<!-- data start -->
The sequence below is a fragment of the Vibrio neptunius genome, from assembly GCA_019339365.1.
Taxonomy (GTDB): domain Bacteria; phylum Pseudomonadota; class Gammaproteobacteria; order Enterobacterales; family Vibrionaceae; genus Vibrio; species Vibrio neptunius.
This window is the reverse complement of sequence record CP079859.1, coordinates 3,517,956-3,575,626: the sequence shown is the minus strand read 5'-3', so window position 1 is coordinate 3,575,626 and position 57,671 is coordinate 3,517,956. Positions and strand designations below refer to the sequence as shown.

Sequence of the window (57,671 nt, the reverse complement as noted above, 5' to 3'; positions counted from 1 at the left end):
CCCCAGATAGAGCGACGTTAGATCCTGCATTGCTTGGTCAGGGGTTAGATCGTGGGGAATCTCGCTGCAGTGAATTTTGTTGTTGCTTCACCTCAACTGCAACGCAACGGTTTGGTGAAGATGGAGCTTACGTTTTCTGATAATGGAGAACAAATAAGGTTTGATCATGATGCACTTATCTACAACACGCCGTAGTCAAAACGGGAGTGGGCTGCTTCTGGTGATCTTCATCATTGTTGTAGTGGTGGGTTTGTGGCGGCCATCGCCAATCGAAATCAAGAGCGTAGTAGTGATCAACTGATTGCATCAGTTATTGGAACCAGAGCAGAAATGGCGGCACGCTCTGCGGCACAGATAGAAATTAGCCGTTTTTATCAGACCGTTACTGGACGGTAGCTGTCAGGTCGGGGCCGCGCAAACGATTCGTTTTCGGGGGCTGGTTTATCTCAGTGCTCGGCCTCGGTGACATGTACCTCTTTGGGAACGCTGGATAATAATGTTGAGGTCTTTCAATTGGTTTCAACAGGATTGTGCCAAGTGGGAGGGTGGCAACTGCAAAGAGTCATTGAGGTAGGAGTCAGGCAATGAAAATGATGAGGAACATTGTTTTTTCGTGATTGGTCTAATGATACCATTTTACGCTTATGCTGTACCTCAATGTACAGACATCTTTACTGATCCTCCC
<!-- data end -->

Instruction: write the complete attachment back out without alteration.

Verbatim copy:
The sequence below is a fragment of the Vibrio neptunius genome, from assembly GCA_019339365.1.
Taxonomy (GTDB): domain Bacteria; phylum Pseudomonadota; class Gammaproteobacteria; order Enterobacterales; family Vibrionaceae; genus Vibrio; species Vibrio neptunius.
This window is the reverse complement of sequence record CP079859.1, coordinates 3,517,956-3,575,626: the sequence shown is the minus strand read 5'-3', so window position 1 is coordinate 3,575,626 and position 57,671 is coordinate 3,517,956. Positions and strand designations below refer to the sequence as shown.

Sequence of the window (57,671 nt, the reverse complement as noted above, 5' to 3'; positions counted from 1 at the left end):
CCCCAGATAGAGCGACGTTAGATCCTGCATTGCTTGGTCAGGGGTTAGATCGTGGGGAATCTCGCTGCAGTGAATTTTGTTGTTGCTTCACCTCAACTGCAACGCAACGGTTTGGTGAAGATGGAGCTTACGTTTTCTGATAATGGAGAACAAATAAGGTTTGATCATGATGCACTTATCTACAACACGCCGTAGTCAAAACGGGAGTGGGCTGCTTCTGGTGATCTTCATCATTGTTGTAGTGGTGGGTTTGTGGCGGCCATCGCCAATCGAAATCAAGAGCGTAGTAGTGATCAACTGATTGCATCAGTTATTGGAACCAGAGCAGAAATGGCGGCACGCTCTGCGGCACAGATAGAAATTAGCCGTTTTTATCAGACCGTTACTGGACGGTAGCTGTCAGGTCGGGGCCGCGCAAACGATTCGTTTTCGGGGGCTGGTTTATCTCAGTGCTCGGCCTCGGTGACATGTACCTCTTTGGGAACGCTGGATAATAATGTTGAGGTCTTTCAATTGGTTTCAACAGGATTGTGCCAAGTGGGAGGGTGGCAACTGCAAAGAGTCATTGAGGTAGGAGTCAGGCAATGAAAATGATGAGGAACATTGTTTTTTCGTGATTGGTCTAATGATACCATTTTACGCTTATGCTGTACCTCAATGTACAGACATCTTTACTGATCCTCCC